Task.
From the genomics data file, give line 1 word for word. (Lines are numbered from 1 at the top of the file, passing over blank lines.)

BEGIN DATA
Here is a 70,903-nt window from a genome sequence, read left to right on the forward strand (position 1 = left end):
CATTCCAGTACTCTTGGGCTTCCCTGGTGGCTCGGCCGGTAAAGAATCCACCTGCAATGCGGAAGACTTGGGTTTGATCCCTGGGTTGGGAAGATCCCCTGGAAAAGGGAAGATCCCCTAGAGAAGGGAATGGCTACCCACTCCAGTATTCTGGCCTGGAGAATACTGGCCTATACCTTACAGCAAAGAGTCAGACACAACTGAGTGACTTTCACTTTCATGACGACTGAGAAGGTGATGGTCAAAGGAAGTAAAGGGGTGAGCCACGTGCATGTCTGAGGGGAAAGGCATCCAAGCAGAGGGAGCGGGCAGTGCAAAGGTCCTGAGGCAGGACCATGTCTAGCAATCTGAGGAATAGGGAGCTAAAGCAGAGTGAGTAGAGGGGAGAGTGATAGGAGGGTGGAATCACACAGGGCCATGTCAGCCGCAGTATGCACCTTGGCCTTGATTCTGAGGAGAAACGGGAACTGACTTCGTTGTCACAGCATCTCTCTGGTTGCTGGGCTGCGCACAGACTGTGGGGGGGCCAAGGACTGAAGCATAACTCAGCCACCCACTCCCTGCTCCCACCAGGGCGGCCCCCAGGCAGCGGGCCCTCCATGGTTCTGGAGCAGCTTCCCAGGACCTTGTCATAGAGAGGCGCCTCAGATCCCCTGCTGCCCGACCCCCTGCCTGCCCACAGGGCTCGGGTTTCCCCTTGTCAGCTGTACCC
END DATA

Here is a 70,903-nt window from a genome sequence, read left to right on the forward strand (position 1 = left end):